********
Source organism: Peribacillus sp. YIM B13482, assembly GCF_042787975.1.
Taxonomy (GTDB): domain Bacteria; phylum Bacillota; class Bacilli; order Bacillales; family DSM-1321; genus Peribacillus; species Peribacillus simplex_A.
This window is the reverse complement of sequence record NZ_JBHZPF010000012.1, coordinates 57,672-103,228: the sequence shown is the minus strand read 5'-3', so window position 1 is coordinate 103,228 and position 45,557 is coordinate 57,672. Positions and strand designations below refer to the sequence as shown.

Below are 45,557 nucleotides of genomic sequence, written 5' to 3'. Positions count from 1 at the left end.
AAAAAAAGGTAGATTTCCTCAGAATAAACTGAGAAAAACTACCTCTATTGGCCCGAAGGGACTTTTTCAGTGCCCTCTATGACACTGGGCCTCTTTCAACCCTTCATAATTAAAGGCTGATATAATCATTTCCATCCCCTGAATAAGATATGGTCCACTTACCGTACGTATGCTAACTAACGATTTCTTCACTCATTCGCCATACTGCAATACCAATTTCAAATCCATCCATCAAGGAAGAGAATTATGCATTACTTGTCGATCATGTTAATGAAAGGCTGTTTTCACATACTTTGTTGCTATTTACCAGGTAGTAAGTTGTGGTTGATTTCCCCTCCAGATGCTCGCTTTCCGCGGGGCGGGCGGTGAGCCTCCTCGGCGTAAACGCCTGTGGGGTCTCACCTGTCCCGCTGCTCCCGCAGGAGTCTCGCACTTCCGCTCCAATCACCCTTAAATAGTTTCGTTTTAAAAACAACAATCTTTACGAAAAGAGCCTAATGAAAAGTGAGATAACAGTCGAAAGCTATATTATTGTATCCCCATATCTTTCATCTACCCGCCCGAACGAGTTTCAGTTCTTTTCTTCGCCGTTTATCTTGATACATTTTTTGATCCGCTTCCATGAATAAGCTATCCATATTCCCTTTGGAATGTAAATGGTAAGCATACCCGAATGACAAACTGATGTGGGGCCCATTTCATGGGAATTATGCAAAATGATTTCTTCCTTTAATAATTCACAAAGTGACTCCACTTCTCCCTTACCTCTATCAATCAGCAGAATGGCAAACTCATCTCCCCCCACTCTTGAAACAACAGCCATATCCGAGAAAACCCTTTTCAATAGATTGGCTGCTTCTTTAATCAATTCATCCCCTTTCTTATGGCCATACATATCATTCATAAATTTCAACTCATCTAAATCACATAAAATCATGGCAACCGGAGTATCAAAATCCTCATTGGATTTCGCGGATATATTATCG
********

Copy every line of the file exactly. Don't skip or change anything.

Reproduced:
Source organism: Peribacillus sp. YIM B13482, assembly GCF_042787975.1.
Taxonomy (GTDB): domain Bacteria; phylum Bacillota; class Bacilli; order Bacillales; family DSM-1321; genus Peribacillus; species Peribacillus simplex_A.
This window is the reverse complement of sequence record NZ_JBHZPF010000012.1, coordinates 57,672-103,228: the sequence shown is the minus strand read 5'-3', so window position 1 is coordinate 103,228 and position 45,557 is coordinate 57,672. Positions and strand designations below refer to the sequence as shown.

Below are 45,557 nucleotides of genomic sequence, written 5' to 3'. Positions count from 1 at the left end.
AAAAAAAGGTAGATTTCCTCAGAATAAACTGAGAAAAACTACCTCTATTGGCCCGAAGGGACTTTTTCAGTGCCCTCTATGACACTGGGCCTCTTTCAACCCTTCATAATTAAAGGCTGATATAATCATTTCCATCCCCTGAATAAGATATGGTCCACTTACCGTACGTATGCTAACTAACGATTTCTTCACTCATTCGCCATACTGCAATACCAATTTCAAATCCATCCATCAAGGAAGAGAATTATGCATTACTTGTCGATCATGTTAATGAAAGGCTGTTTTCACATACTTTGTTGCTATTTACCAGGTAGTAAGTTGTGGTTGATTTCCCCTCCAGATGCTCGCTTTCCGCGGGGCGGGCGGTGAGCCTCCTCGGCGTAAACGCCTGTGGGGTCTCACCTGTCCCGCTGCTCCCGCAGGAGTCTCGCACTTCCGCTCCAATCACCCTTAAATAGTTTCGTTTTAAAAACAACAATCTTTACGAAAAGAGCCTAATGAAAAGTGAGATAACAGTCGAAAGCTATATTATTGTATCCCCATATCTTTCATCTACCCGCCCGAACGAGTTTCAGTTCTTTTCTTCGCCGTTTATCTTGATACATTTTTTGATCCGCTTCCATGAATAAGCTATCCATATTCCCTTTGGAATGTAAATGGTAAGCATACCCGAATGACAAACTGATGTGGGGCCCATTTCATGGGAATTATGCAAAATGATTTCTTCCTTTAATAATTCACAAAGTGACTCCACTTCTCCCTTACCTCTATCAATCAGCAGAATGGCAAACTCATCTCCCCCCACTCTTGAAACAACAGCCATATCCGAGAAAACCCTTTTCAATAGATTGGCTGCTTCTTTAATCAATTCATCCCCTTTCTTATGGCCATACATATCATTCATAAATTTCAACTCATCTAAATCACATAAAATCATGGCAACCGGAGTATCAAAATCCTCATTGGATTTCGCGGATATATTATCG